The Battle of the Bulge, Adolf Hitler’s Ardennes Offensive, was conceived to drive west, split two Allied army groups, and capture the vital Belgian port city of Antwerp.

Ardennes

World War II’s Famous Battle of the Bulge

by Mike Haskew

On December 16, 1944, Hitler launched Operation Wacht am Rhein, or Watch on the Rhine. Popularly known as the Battle of the Bulge, the ensuing offensive was a desperate effort to win a major victory in the West. Read more

Ardennes

A Screaming Eagle’s Journey: The Story of Lud Labutka

By Richard Beranty

In an effort to calm his nerves just before he jumped into Normandy on D-Day, Lud Labutka thought it might be a good idea to accept the drink being offered from the paratrooper sitting across from him on their C-47 transport as it crossed the English Channel. Read more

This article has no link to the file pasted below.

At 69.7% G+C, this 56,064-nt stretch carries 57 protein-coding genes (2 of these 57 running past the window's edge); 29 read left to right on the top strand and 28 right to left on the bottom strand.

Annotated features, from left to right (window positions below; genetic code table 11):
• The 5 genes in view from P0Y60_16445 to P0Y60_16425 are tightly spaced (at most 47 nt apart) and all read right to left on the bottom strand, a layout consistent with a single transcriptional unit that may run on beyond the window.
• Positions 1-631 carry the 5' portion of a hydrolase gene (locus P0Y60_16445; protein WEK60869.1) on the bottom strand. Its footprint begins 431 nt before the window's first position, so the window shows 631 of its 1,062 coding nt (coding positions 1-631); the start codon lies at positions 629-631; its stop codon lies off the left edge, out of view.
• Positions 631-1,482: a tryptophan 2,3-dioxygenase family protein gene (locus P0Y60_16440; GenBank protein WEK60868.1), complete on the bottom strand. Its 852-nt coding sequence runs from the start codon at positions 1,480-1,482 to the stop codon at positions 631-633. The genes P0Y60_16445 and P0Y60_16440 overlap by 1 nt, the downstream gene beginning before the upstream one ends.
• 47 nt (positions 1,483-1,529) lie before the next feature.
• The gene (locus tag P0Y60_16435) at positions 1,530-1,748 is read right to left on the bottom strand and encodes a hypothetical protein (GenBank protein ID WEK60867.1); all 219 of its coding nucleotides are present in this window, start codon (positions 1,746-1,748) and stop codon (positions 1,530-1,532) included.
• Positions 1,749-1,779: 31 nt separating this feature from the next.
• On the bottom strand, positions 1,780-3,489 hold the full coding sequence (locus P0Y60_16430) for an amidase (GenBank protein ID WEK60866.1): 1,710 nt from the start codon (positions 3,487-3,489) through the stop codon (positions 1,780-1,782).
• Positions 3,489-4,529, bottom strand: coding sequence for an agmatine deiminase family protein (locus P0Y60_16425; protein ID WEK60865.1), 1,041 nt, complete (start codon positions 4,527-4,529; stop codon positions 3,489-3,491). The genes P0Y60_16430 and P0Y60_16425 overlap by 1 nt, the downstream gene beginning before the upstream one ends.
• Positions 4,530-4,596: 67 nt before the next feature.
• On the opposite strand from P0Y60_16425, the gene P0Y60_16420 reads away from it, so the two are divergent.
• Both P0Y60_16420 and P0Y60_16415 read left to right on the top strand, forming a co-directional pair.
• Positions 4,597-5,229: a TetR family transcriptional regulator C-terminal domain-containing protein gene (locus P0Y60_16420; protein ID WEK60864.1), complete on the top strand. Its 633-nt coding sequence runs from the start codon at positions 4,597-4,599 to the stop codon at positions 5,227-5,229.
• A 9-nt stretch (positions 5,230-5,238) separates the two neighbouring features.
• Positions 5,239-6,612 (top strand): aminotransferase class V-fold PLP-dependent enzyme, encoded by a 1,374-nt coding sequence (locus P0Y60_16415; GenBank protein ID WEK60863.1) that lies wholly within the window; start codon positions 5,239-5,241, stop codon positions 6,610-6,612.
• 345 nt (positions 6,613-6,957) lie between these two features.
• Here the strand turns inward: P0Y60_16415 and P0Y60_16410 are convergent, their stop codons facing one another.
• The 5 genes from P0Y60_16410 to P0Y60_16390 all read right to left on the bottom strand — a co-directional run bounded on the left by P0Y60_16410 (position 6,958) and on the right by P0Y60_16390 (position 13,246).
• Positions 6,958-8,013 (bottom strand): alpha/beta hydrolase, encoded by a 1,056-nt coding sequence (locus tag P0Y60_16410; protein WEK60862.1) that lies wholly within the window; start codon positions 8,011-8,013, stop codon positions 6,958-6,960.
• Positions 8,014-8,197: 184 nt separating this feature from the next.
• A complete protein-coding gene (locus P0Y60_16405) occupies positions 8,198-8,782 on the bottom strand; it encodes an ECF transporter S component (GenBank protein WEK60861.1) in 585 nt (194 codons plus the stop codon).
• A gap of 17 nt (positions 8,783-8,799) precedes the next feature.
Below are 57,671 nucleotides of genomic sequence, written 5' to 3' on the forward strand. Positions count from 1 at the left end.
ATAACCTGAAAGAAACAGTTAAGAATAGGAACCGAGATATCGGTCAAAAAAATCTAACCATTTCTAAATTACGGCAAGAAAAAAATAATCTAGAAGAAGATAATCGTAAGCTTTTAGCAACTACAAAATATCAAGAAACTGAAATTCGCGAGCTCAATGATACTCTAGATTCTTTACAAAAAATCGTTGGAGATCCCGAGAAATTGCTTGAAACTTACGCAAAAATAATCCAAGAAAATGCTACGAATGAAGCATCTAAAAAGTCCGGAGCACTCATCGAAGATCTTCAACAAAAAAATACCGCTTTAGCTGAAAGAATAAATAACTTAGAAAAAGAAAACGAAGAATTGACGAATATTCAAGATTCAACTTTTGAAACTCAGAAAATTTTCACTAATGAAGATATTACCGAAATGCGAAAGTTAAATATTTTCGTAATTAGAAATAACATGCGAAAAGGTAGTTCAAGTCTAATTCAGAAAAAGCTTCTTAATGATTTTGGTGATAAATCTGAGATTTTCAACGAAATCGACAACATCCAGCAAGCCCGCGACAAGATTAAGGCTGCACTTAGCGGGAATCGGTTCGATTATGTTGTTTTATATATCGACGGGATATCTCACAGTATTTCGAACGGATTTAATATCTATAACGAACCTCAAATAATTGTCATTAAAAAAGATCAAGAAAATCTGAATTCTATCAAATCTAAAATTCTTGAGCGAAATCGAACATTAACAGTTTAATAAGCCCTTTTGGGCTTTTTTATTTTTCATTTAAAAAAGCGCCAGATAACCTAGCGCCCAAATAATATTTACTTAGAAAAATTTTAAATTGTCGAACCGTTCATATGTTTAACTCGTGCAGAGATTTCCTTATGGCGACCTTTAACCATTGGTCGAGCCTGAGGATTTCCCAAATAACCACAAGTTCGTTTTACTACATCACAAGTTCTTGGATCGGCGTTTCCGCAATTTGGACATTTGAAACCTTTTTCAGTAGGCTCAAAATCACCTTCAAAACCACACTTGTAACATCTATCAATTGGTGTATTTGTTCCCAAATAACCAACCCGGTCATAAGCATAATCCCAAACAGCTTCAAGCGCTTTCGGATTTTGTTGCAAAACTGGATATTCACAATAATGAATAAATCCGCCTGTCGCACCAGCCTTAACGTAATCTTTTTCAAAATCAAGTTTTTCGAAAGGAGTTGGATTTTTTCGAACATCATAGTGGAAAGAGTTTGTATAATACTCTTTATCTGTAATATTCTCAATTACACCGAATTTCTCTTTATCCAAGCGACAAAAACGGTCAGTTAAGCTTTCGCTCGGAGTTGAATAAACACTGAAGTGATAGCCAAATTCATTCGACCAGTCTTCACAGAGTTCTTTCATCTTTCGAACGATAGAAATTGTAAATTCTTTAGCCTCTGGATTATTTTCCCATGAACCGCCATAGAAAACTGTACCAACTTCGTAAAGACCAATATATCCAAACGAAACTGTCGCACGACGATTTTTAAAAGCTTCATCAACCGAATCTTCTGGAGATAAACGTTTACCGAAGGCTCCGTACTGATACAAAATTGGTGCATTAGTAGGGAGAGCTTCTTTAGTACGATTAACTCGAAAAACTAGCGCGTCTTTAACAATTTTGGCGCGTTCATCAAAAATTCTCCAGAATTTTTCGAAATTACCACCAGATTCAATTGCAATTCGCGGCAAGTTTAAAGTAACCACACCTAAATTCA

Ardennes

Voices of the Bulge, Part II

By Michael Collins & Martin King

In the first installment, a large German force made a surprise counteroffensive against American positons along the Belgian-German border—an operation that became known in the West as “the Battle of the Bulge.” Read more

Ardennes

Voices of the Bulge, Part I

By Michael Collins & Martin King

BACKSTORY: Unternehmen Wacht-am-Rhein (Operation Watch on the Rhine), better known in the West as the Battle of the Bulge, had its beginnings following the failed assassination attempt on Adolf Hitler’s life by Colonel Count Claus Schenk von Stauffenberg and a group of other high-level plotters who felt that their Führer was not only leading Germany to defeat but also its doom, and thus had to be eliminated. Read more

Ardennes

Patton in Lorraine: Breaking the Moselle Line

By William E. Welsh

By mid-September 1944, the U.S. Third Army was poised to strike at the soft underbelly of Adolf Hitler’s Third Reich along a fabled corridor in northeastern France used for centuries by armies tramping across Europe. Read more